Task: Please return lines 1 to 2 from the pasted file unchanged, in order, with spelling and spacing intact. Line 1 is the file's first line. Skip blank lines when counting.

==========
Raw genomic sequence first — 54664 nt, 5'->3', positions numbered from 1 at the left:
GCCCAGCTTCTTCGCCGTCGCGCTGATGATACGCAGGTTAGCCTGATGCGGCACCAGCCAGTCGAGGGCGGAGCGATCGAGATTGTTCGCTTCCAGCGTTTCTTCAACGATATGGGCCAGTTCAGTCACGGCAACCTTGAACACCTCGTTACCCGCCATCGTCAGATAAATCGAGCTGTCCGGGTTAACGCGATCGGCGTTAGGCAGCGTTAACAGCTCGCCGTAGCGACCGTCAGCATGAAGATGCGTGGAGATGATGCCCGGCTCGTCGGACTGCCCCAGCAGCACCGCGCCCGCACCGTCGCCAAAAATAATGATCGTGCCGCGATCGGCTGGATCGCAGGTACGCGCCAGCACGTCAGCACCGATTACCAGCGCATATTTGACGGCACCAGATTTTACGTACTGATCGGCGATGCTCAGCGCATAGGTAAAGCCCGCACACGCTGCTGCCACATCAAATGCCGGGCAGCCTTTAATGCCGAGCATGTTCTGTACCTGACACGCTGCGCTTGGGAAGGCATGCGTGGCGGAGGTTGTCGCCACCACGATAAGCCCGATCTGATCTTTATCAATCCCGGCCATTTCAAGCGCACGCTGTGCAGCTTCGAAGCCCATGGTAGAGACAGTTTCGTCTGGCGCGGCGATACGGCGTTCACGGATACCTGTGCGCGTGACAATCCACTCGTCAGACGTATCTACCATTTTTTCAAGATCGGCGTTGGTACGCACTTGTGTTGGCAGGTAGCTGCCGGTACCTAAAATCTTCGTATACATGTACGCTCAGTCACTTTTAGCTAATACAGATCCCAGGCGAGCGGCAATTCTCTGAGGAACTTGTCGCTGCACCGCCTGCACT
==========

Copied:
Raw genomic sequence first — 54664 nt, 5'->3', positions numbered from 1 at the left:
GCCCAGCTTCTTCGCCGTCGCGCTGATGATACGCAGGTTAGCCTGATGCGGCACCAGCCAGTCGAGGGCGGAGCGATCGAGATTGTTCGCTTCCAGCGTTTCTTCAACGATATGGGCCAGTTCAGTCACGGCAACCTTGAACACCTCGTTACCCGCCATCGTCAGATAAATCGAGCTGTCCGGGTTAACGCGATCGGCGTTAGGCAGCGTTAACAGCTCGCCGTAGCGACCGTCAGCATGAAGATGCGTGGAGATGATGCCCGGCTCGTCGGACTGCCCCAGCAGCACCGCGCCCGCACCGTCGCCAAAAATAATGATCGTGCCGCGATCGGCTGGATCGCAGGTACGCGCCAGCACGTCAGCACCGATTACCAGCGCATATTTGACGGCACCAGATTTTACGTACTGATCGGCGATGCTCAGCGCATAGGTAAAGCCCGCACACGCTGCTGCCACATCAAATGCCGGGCAGCCTTTAATGCCGAGCATGTTCTGTACCTGACACGCTGCGCTTGGGAAGGCATGCGTGGCGGAGGTTGTCGCCACCACGATAAGCCCGATCTGATCTTTATCAATCCCGGCCATTTCAAGCGCACGCTGTGCAGCTTCGAAGCCCATGGTAGAGACAGTTTCGTCTGGCGCGGCGATACGGCGTTCACGGATACCTGTGCGCGTGACAATCCACTCGTCAGACGTATCTACCATTTTTTCAAGATCGGCGTTGGTACGCACTTGTGTTGGCAGGTAGCTGCCGGTACCTAAAATCTTCGTATACATGTACGCTCAGTCACTTTTAGCTAATACAGATCCCAGGCGAGCGGCAATTCTCTGAGGAACTTGTCGCTGCACCGCCTGCACT